On the east coast we are used to dramatic temperature changes that occur throughout the year. It may feel like we are constantly changing our indoor temperature to keep our home comfortable. By understanding how the outside temperature affects the inside we can make decisions to ensure our homes are comfortable all year long.

The relationship between inside and outside temperatures

If it is hot outside, then it will be hot inside a typical home and the same applies for cold weather. If it is cold outside, it will typically be colder inside. Heat loss happens because heat moves to where it is cold. In the winter, the heated air in your home can escape to the outside, while cold wintry air can enter. In the summer, this movement of heat and air is reversed.

Understanding outdoor temperatures and how they affect indoor temperatures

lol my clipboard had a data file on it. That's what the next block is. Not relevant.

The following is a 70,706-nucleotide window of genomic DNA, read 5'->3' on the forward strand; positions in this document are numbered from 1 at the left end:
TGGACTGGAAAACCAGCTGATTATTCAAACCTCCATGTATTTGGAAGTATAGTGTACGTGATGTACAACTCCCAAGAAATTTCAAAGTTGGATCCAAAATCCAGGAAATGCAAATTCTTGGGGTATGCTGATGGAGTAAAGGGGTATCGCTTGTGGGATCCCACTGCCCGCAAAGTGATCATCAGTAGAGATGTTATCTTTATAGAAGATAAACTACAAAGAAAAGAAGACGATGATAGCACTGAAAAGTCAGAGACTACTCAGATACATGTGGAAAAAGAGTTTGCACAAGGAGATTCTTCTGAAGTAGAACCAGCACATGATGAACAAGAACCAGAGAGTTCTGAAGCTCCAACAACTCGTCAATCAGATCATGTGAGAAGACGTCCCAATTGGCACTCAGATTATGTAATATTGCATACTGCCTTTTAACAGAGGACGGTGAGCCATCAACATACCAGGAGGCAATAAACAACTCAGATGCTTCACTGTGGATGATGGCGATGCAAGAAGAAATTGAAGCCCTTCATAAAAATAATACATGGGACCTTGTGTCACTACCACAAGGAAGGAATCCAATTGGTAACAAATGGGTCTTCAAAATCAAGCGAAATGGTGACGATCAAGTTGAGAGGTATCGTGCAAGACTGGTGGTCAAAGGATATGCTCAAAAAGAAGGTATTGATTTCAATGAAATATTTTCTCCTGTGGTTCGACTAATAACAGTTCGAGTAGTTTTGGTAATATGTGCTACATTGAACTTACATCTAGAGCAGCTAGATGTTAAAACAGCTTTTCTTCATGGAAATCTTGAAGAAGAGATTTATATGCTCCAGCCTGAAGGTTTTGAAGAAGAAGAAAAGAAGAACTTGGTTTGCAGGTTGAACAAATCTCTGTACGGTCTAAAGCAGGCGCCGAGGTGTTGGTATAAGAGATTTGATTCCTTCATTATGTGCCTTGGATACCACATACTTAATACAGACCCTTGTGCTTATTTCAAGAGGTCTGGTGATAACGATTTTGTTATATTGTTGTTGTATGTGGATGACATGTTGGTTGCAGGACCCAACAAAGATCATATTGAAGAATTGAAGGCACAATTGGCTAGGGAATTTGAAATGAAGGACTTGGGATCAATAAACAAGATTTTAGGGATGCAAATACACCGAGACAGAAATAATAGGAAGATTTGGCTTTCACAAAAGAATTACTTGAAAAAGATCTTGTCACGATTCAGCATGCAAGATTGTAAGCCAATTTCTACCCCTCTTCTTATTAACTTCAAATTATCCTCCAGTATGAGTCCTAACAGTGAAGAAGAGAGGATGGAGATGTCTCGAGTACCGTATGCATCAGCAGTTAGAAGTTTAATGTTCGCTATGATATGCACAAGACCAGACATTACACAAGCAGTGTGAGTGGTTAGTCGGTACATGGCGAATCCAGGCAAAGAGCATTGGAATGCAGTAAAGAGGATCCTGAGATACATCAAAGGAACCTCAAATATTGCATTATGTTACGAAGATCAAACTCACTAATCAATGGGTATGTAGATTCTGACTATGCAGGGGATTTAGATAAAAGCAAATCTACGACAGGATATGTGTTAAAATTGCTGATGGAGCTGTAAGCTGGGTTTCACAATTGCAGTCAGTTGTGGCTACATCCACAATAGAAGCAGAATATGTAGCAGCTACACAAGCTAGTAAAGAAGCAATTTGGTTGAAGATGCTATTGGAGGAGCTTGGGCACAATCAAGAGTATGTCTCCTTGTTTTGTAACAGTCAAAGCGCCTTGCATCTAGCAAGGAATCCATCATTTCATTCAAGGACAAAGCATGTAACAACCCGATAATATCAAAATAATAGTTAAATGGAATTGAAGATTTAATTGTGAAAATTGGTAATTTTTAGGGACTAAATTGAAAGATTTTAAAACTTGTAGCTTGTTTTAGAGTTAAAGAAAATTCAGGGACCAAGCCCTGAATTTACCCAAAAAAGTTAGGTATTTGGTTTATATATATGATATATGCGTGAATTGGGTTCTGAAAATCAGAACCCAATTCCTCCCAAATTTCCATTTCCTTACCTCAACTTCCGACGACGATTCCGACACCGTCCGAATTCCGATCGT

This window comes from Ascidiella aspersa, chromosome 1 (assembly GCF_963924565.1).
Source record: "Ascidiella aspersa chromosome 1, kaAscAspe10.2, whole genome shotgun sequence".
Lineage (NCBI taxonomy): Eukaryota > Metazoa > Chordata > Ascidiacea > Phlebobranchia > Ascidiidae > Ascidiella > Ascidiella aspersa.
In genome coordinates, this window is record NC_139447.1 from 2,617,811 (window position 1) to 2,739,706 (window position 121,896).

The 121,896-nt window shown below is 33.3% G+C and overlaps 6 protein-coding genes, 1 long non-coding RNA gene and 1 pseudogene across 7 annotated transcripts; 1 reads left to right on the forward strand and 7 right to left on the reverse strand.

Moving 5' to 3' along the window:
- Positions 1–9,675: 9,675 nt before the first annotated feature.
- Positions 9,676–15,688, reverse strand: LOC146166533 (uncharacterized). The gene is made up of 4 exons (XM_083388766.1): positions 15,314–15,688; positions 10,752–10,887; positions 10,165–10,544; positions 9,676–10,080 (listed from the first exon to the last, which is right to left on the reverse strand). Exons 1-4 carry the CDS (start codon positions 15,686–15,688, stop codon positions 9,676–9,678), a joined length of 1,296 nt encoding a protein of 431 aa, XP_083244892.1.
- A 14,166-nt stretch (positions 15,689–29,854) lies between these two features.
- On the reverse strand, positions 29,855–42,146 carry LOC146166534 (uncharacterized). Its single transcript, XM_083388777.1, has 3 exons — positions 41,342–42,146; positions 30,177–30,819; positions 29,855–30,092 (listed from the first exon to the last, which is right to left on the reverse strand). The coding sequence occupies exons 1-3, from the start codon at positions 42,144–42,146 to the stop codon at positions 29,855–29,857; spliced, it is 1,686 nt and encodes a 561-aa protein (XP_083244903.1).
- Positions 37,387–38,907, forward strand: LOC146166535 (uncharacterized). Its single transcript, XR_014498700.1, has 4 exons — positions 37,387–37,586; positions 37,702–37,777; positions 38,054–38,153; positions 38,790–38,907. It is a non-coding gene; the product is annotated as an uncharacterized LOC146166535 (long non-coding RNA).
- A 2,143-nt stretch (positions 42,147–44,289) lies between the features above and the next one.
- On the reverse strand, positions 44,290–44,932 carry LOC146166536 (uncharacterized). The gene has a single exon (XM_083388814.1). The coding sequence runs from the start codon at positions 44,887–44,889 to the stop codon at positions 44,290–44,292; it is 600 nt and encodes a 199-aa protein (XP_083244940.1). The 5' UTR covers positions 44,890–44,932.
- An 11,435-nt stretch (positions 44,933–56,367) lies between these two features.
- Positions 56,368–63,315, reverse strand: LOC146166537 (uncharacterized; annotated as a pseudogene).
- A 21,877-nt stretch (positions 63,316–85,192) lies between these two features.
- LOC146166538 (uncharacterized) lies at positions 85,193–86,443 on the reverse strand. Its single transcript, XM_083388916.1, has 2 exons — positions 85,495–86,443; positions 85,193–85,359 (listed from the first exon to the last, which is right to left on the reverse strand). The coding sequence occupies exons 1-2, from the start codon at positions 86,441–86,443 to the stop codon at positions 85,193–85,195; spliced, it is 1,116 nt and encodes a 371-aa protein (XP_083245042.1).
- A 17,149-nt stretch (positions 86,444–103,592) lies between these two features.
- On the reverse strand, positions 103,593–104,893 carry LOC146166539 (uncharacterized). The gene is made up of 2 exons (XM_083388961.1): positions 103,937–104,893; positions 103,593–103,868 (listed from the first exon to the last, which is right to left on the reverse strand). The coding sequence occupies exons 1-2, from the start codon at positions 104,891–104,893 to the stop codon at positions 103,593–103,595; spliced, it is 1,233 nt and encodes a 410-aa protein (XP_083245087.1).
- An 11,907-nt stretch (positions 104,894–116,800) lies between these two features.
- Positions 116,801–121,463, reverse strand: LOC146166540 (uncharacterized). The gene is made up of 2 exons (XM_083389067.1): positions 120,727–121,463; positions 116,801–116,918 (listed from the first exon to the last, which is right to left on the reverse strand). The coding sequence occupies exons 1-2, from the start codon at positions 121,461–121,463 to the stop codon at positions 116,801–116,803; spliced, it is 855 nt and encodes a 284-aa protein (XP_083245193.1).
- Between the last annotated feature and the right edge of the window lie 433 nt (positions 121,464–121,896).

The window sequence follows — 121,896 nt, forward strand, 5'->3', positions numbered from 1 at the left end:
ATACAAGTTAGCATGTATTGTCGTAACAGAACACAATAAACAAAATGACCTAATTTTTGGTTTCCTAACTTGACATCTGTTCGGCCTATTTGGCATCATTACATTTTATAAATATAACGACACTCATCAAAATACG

Heat loss occurs from the difference in temperature between the outside and the inside of your home. Heat moves in any direction towards cooler spaces. During the winter, heated air inside your home moves towards the cooler air outside. This air leakage leads to heat loss. That is why proper insulation and air sealing are so important, especially if you want to save money on your energy bill. The Total Home Energy Savings Program can help you save money on your energy bill while improving the comfort in your home.

When most people consider insulation, they think about being comfortably warm during the winter months. But proper insulation and air sealing also makes your home comfortable in the summer by keeping the hot and humid air outside.

One energy saving tip is to lower your thermostat to 17°C while sleeping or away from home. When you are home, try keeping the inside temperature below 20°C and try not to open windows in the winter or let your house become overly hot in the summer. Closing your blinds or window coverings in the summer also helps to prevent rooms from overheating. These tips help your heating and/or cooling systems regulate the temperature more efficiently.